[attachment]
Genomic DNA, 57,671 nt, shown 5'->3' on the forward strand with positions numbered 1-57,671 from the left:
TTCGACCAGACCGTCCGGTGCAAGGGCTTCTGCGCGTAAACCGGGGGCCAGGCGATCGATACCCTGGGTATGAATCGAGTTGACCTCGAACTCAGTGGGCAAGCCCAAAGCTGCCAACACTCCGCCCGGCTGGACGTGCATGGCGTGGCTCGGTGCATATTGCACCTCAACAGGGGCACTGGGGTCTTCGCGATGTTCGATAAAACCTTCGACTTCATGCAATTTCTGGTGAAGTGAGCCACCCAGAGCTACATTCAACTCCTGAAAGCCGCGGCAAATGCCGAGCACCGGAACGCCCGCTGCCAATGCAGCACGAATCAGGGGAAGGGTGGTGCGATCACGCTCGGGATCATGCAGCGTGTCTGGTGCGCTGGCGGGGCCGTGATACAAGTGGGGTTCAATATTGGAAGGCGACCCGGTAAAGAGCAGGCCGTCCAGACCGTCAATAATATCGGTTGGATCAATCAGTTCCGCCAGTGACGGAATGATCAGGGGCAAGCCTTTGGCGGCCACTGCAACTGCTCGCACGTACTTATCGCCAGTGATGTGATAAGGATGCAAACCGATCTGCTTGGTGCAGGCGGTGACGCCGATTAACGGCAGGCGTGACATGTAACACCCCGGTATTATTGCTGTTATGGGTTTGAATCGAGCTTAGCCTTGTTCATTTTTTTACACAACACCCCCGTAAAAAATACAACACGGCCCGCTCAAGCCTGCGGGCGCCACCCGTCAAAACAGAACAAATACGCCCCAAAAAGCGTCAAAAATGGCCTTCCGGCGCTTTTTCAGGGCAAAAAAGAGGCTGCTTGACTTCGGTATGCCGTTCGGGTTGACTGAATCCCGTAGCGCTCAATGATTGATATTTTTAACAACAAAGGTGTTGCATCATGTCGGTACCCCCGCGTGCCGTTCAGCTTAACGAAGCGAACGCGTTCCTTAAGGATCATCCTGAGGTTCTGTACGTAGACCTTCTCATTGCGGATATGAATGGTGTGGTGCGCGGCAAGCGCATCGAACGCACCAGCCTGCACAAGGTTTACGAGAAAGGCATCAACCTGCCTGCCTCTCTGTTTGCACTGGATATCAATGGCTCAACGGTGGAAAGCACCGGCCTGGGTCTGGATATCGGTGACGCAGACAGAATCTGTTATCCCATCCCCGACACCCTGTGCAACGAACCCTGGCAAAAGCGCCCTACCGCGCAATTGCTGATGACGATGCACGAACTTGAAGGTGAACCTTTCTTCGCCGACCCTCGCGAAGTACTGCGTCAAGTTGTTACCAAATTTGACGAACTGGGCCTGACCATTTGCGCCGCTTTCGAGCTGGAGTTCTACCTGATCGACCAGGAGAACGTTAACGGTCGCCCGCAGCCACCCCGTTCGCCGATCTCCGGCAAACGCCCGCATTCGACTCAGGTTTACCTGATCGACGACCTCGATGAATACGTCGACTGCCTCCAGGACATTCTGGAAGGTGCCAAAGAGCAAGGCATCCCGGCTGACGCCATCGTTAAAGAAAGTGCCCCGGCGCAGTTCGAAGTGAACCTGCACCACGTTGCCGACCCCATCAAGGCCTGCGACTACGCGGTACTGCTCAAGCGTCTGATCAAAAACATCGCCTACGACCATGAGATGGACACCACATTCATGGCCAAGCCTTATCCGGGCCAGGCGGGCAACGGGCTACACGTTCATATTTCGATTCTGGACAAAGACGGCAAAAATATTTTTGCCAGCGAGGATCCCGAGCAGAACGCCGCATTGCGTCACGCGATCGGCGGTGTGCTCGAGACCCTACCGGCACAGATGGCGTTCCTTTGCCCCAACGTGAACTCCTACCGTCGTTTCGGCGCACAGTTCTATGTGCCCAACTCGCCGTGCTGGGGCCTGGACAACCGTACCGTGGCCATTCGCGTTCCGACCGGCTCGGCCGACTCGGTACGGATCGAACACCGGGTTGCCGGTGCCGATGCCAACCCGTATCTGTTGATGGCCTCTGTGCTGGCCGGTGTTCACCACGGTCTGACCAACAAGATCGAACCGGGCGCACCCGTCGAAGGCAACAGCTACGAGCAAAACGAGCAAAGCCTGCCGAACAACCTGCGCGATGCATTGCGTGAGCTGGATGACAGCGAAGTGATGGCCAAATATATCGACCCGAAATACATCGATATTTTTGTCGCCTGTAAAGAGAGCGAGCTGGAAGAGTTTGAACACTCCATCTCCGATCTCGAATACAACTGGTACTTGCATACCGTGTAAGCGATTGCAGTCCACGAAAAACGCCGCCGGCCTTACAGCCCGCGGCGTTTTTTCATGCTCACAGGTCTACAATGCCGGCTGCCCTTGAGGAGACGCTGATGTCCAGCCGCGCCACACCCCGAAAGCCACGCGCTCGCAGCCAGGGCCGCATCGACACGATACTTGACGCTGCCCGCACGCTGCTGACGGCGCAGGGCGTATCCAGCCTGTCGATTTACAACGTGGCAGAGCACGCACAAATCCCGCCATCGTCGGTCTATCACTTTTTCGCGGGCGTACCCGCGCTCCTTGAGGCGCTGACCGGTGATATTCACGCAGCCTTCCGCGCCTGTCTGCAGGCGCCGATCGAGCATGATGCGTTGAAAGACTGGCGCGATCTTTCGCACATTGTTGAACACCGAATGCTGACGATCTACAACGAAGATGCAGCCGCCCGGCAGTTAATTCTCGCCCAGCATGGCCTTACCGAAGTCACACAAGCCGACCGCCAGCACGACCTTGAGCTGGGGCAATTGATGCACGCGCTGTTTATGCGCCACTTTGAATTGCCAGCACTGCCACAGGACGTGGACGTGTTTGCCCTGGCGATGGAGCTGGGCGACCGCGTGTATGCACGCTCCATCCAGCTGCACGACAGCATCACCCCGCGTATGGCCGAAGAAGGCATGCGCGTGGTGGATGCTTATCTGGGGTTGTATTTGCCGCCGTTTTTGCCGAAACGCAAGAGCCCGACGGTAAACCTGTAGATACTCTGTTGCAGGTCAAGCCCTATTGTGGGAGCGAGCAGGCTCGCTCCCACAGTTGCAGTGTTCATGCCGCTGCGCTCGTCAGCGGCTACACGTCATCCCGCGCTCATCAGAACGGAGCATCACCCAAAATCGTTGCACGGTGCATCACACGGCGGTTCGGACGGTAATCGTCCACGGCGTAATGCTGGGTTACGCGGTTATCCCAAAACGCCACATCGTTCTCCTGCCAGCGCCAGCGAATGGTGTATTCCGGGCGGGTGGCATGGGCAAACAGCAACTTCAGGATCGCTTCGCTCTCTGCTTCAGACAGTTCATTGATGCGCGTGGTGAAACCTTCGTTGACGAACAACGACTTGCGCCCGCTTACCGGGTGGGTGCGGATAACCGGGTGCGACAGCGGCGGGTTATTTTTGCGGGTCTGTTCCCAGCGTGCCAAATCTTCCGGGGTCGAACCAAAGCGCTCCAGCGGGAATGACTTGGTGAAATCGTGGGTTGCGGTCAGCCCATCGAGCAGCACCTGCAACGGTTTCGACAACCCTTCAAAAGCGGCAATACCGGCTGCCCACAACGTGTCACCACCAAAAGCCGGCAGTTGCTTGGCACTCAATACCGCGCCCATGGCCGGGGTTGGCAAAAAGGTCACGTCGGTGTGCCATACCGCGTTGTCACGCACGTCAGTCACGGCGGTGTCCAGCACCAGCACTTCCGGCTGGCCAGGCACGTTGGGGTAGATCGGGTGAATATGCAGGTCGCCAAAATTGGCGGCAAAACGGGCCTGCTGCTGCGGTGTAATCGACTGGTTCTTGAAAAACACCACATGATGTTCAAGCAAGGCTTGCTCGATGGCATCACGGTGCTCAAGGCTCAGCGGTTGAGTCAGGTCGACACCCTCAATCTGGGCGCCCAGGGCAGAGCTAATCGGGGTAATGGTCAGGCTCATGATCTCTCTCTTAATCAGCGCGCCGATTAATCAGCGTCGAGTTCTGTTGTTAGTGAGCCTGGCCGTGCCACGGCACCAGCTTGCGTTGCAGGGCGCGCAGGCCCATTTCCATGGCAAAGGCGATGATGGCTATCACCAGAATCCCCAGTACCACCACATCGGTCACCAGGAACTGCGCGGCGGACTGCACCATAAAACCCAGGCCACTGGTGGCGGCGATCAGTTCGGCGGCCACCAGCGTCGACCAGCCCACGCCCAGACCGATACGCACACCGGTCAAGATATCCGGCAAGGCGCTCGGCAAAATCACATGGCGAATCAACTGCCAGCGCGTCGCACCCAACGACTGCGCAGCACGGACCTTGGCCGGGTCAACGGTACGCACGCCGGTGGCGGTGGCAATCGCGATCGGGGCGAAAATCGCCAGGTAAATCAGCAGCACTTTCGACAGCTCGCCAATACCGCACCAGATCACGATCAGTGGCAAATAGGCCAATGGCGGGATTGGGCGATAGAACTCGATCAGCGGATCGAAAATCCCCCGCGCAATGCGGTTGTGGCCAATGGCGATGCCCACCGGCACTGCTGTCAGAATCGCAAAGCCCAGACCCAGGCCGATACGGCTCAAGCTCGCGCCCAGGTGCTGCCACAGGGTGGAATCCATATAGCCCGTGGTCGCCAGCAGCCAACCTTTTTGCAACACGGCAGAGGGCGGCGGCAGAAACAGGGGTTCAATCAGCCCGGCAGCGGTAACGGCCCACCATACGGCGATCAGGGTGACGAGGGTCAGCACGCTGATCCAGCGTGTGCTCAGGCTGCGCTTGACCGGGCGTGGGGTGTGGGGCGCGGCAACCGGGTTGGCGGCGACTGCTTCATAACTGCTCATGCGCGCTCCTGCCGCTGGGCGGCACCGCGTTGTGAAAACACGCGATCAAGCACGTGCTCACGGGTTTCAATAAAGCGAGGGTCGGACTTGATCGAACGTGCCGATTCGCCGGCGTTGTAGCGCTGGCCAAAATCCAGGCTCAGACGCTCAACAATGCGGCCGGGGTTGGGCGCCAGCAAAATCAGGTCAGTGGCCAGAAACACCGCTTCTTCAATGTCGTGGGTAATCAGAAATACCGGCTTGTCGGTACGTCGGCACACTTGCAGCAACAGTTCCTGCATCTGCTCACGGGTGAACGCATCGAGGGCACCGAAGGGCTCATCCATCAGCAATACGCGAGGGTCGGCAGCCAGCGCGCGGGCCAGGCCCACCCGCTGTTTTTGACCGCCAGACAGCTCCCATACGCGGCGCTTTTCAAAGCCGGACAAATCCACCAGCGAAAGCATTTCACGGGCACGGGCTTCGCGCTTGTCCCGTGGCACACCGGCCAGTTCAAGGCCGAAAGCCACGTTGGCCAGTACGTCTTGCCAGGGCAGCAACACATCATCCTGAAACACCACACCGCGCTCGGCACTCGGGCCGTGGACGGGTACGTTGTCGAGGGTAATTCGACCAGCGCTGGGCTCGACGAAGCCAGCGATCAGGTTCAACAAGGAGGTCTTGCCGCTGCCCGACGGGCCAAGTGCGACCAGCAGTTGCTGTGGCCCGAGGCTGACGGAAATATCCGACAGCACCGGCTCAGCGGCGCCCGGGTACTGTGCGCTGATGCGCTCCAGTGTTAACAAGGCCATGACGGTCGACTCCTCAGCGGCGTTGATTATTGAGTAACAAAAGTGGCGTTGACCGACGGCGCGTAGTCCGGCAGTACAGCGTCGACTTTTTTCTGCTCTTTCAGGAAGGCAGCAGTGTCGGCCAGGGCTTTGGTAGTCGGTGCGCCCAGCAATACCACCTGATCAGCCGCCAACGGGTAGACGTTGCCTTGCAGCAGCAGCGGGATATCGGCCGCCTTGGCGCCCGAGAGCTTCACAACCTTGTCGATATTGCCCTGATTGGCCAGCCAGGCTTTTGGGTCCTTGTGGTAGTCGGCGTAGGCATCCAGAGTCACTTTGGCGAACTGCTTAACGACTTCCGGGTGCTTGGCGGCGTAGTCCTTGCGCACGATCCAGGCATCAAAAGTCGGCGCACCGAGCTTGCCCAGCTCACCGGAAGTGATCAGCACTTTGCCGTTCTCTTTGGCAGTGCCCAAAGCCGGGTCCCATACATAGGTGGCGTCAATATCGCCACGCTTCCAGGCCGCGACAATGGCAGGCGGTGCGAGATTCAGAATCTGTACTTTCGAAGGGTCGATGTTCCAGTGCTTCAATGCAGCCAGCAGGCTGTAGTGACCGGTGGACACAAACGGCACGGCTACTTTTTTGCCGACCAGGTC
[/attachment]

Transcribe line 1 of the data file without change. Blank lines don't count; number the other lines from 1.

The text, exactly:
Genomic DNA, 57,671 nt, shown 5'->3' on the forward strand with positions numbered 1-57,671 from the left: